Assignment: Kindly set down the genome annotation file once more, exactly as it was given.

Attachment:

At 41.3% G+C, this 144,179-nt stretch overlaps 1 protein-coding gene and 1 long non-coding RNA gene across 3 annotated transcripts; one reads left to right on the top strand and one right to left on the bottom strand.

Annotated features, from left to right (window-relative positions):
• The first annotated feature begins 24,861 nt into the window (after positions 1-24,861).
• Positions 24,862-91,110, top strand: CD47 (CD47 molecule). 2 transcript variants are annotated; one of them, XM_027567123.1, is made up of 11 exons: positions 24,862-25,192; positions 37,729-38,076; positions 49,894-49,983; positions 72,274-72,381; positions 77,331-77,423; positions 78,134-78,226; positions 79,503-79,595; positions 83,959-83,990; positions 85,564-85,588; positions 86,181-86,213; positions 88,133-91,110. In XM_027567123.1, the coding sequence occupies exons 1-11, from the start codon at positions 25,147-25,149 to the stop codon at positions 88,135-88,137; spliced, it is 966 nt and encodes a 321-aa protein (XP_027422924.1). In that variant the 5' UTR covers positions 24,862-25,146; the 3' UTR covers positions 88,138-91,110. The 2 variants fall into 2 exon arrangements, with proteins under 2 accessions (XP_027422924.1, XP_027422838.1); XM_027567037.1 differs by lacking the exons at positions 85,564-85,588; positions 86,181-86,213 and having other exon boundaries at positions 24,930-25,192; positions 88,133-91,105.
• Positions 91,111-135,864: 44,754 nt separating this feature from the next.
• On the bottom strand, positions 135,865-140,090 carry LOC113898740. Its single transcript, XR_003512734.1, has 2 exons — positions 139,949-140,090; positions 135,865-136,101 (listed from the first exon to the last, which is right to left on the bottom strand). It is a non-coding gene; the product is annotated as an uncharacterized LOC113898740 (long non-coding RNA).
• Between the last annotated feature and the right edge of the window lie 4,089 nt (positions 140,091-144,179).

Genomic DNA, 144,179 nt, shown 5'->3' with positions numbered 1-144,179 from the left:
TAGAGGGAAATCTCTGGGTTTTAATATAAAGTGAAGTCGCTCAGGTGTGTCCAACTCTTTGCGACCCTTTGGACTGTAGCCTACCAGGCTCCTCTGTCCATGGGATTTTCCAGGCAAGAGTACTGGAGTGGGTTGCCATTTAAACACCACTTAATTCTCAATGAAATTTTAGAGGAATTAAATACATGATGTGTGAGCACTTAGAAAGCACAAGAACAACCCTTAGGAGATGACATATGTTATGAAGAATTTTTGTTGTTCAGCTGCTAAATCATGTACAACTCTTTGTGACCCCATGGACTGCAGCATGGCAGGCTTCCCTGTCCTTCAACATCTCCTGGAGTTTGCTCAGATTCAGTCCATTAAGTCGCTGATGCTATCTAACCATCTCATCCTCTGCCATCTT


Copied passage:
At 41.3% G+C, this 144,179-nt stretch overlaps 1 protein-coding gene and 1 long non-coding RNA gene across 3 annotated transcripts; one reads left to right on the top strand and one right to left on the bottom strand.

Annotated features, from left to right (window-relative positions):
• The first annotated feature begins 24,861 nt into the window (after positions 1-24,861).
• Positions 24,862-91,110, top strand: CD47 (CD47 molecule). 2 transcript variants are annotated; one of them, XM_027567123.1, is made up of 11 exons: positions 24,862-25,192; positions 37,729-38,076; positions 49,894-49,983; positions 72,274-72,381; positions 77,331-77,423; positions 78,134-78,226; positions 79,503-79,595; positions 83,959-83,990; positions 85,564-85,588; positions 86,181-86,213; positions 88,133-91,110. In XM_027567123.1, the coding sequence occupies exons 1-11, from the start codon at positions 25,147-25,149 to the stop codon at positions 88,135-88,137; spliced, it is 966 nt and encodes a 321-aa protein (XP_027422924.1). In that variant the 5' UTR covers positions 24,862-25,146; the 3' UTR covers positions 88,138-91,110. The 2 variants fall into 2 exon arrangements, with proteins under 2 accessions (XP_027422924.1, XP_027422838.1); XM_027567037.1 differs by lacking the exons at positions 85,564-85,588; positions 86,181-86,213 and having other exon boundaries at positions 24,930-25,192; positions 88,133-91,105.
• Positions 91,111-135,864: 44,754 nt separating this feature from the next.
• On the bottom strand, positions 135,865-140,090 carry LOC113898740. Its single transcript, XR_003512734.1, has 2 exons — positions 139,949-140,090; positions 135,865-136,101 (listed from the first exon to the last, which is right to left on the bottom strand). It is a non-coding gene; the product is annotated as an uncharacterized LOC113898740 (long non-coding RNA).
• Between the last annotated feature and the right edge of the window lie 4,089 nt (positions 140,091-144,179).

Genomic DNA, 144,179 nt, shown 5'->3' with positions numbered 1-144,179 from the left:
TAGAGGGAAATCTCTGGGTTTTAATATAAAGTGAAGTCGCTCAGGTGTGTCCAACTCTTTGCGACCCTTTGGACTGTAGCCTACCAGGCTCCTCTGTCCATGGGATTTTCCAGGCAAGAGTACTGGAGTGGGTTGCCATTTAAACACCACTTAATTCTCAATGAAATTTTAGAGGAATTAAATACATGATGTGTGAGCACTTAGAAAGCACAAGAACAACCCTTAGGAGATGACATATGTTATGAAGAATTTTTGTTGTTCAGCTGCTAAATCATGTACAACTCTTTGTGACCCCATGGACTGCAGCATGGCAGGCTTCCCTGTCCTTCAACATCTCCTGGAGTTTGCTCAGATTCAGTCCATTAAGTCGCTGATGCTATCTAACCATCTCATCCTCTGCCATCTT